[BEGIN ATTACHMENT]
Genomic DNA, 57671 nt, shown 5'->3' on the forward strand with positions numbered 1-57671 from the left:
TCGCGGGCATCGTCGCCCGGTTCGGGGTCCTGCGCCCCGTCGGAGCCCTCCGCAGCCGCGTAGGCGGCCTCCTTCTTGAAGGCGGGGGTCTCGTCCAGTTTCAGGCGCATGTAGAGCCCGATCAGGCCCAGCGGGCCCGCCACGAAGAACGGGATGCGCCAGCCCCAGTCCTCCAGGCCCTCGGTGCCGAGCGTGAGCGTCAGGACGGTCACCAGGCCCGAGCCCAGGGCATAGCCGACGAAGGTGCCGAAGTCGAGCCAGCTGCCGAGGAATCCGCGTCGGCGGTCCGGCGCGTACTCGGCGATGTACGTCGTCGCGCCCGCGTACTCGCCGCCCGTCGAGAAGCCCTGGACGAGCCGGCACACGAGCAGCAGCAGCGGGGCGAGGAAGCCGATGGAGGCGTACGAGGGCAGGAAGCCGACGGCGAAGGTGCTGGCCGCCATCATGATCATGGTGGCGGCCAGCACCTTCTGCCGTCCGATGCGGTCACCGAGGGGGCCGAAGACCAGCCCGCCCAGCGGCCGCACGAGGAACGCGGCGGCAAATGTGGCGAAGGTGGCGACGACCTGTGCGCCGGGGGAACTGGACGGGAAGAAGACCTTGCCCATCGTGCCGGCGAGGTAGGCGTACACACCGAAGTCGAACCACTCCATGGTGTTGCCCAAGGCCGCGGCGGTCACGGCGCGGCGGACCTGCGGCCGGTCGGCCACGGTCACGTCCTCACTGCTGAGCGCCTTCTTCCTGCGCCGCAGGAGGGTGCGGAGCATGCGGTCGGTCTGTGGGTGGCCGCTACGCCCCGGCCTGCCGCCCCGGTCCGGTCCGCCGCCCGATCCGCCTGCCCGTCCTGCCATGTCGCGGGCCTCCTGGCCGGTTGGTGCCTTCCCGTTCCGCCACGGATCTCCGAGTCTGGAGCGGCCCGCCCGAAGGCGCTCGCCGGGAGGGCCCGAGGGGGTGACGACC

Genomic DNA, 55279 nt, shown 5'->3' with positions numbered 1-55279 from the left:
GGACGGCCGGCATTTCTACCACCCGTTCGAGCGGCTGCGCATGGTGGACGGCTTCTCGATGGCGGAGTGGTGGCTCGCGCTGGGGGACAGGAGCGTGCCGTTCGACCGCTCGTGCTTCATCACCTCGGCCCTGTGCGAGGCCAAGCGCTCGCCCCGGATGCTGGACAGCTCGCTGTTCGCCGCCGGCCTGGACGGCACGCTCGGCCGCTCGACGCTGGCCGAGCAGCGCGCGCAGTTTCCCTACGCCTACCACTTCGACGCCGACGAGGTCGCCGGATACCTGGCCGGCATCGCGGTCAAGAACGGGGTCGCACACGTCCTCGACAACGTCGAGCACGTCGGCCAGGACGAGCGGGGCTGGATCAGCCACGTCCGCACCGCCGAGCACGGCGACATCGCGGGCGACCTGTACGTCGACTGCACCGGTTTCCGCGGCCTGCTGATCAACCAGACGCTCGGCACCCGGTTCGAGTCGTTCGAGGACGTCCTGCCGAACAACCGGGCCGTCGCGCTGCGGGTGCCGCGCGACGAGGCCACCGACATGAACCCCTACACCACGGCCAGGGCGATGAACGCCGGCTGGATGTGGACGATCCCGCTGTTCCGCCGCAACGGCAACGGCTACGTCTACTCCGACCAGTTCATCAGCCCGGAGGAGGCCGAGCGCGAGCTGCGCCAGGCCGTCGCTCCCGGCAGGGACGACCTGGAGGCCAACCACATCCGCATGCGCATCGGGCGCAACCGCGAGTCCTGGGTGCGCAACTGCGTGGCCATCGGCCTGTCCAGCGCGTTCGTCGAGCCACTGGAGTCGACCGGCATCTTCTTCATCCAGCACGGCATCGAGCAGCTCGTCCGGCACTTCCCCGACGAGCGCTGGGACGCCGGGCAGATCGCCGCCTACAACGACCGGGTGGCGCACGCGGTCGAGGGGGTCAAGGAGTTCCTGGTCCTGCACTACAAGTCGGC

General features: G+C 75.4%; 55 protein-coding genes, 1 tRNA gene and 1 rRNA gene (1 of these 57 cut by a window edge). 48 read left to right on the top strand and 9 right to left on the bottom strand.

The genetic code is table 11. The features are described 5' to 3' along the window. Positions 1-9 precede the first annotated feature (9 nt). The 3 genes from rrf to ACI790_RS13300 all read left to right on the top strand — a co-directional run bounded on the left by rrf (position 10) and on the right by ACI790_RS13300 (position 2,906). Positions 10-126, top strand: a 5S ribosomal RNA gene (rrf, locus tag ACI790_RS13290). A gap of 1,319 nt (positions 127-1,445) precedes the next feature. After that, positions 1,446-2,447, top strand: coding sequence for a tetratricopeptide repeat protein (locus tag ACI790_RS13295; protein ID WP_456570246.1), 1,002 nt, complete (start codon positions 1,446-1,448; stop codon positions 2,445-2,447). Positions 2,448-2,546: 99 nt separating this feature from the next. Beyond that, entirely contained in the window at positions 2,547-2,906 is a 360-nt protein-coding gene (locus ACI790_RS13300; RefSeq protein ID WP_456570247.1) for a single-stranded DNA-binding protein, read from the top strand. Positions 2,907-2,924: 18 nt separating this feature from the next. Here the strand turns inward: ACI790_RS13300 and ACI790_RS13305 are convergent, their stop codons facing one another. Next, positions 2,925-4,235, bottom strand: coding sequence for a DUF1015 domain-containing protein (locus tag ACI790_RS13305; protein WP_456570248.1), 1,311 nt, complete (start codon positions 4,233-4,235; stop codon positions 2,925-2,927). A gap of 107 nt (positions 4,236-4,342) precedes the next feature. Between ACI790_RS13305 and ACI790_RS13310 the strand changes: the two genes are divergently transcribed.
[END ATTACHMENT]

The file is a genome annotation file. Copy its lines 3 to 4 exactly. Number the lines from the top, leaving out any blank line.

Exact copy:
Genomic DNA, 55279 nt, shown 5'->3' with positions numbered 1-55279 from the left:
GGACGGCCGGCATTTCTACCACCCGTTCGAGCGGCTGCGCATGGTGGACGGCTTCTCGATGGCGGAGTGGTGGCTCGCGCTGGGGGACAGGAGCGTGCCGTTCGACCGCTCGTGCTTCATCACCTCGGCCCTGTGCGAGGCCAAGCGCTCGCCCCGGATGCTGGACAGCTCGCTGTTCGCCGCCGGCCTGGACGGCACGCTCGGCCGCTCGACGCTGGCCGAGCAGCGCGCGCAGTTTCCCTACGCCTACCACTTCGACGCCGACGAGGTCGCCGGATACCTGGCCGGCATCGCGGTCAAGAACGGGGTCGCACACGTCCTCGACAACGTCGAGCACGTCGGCCAGGACGAGCGGGGCTGGATCAGCCACGTCCGCACCGCCGAGCACGGCGACATCGCGGGCGACCTGTACGTCGACTGCACCGGTTTCCGCGGCCTGCTGATCAACCAGACGCTCGGCACCCGGTTCGAGTCGTTCGAGGACGTCCTGCCGAACAACCGGGCCGTCGCGCTGCGGGTGCCGCGCGACGAGGCCACCGACATGAACCCCTACACCACGGCCAGGGCGATGAACGCCGGCTGGATGTGGACGATCCCGCTGTTCCGCCGCAACGGCAACGGCTACGTCTACTCCGACCAGTTCATCAGCCCGGAGGAGGCCGAGCGCGAGCTGCGCCAGGCCGTCGCTCCCGGCAGGGACGACCTGGAGGCCAACCACATCCGCATGCGCATCGGGCGCAACCGCGAGTCCTGGGTGCGCAACTGCGTGGCCATCGGCCTGTCCAGCGCGTTCGTCGAGCCACTGGAGTCGACCGGCATCTTCTTCATCCAGCACGGCATCGAGCAGCTCGTCCGGCACTTCCCCGACGAGCGCTGGGACGCCGGGCAGATCGCCGCCTACAACGACCGGGTGGCGCACGCGGTCGAGGGGGTCAAGGAGTTCCTGGTCCTGCACTACAAGTCGGC